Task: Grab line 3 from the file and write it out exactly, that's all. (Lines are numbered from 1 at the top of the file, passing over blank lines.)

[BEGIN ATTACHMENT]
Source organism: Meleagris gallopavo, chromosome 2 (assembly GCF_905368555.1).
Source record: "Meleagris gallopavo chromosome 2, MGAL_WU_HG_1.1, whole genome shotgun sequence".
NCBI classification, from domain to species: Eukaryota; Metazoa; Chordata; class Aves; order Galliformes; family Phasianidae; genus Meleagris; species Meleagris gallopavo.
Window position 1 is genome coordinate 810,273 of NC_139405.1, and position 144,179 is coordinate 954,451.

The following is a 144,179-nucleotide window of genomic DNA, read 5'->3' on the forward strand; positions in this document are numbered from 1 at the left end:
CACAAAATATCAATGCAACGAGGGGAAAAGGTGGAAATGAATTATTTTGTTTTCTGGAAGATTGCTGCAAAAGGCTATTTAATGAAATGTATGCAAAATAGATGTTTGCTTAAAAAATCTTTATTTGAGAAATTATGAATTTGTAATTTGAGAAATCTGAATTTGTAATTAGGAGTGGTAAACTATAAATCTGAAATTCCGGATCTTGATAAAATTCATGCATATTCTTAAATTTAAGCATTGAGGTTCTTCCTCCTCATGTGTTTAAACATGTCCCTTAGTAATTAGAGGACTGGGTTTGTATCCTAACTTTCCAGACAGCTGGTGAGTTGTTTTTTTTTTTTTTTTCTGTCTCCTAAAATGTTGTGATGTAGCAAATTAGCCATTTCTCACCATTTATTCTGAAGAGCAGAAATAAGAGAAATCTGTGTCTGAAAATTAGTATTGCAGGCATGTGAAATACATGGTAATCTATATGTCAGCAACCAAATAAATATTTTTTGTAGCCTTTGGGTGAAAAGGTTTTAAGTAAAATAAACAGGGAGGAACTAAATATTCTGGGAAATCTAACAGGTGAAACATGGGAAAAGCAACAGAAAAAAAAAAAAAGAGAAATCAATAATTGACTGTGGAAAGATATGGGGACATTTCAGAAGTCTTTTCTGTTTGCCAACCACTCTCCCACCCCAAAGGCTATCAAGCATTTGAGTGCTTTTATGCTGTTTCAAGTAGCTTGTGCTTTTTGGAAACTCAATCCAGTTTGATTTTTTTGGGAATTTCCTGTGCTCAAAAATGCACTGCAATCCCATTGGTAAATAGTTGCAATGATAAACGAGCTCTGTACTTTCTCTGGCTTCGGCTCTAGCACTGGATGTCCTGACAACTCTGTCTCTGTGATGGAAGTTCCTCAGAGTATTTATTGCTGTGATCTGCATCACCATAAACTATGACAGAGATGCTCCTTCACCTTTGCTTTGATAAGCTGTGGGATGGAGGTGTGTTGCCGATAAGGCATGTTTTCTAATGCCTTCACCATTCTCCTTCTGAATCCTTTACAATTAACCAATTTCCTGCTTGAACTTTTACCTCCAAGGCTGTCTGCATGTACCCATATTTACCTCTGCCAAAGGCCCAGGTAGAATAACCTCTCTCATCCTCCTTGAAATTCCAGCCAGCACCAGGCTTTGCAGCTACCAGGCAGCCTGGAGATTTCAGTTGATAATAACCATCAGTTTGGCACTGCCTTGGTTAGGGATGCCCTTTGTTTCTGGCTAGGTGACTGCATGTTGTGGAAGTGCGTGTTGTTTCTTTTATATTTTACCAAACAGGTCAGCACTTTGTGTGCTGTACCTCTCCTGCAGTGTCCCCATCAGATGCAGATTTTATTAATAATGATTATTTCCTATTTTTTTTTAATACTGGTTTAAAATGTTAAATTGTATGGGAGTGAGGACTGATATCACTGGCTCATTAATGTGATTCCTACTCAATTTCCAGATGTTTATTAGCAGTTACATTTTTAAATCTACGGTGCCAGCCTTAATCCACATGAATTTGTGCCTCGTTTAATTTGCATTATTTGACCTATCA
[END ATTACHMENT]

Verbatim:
NCBI classification, from domain to species: Eukaryota; Metazoa; Chordata; class Aves; order Galliformes; family Phasianidae; genus Meleagris; species Meleagris gallopavo.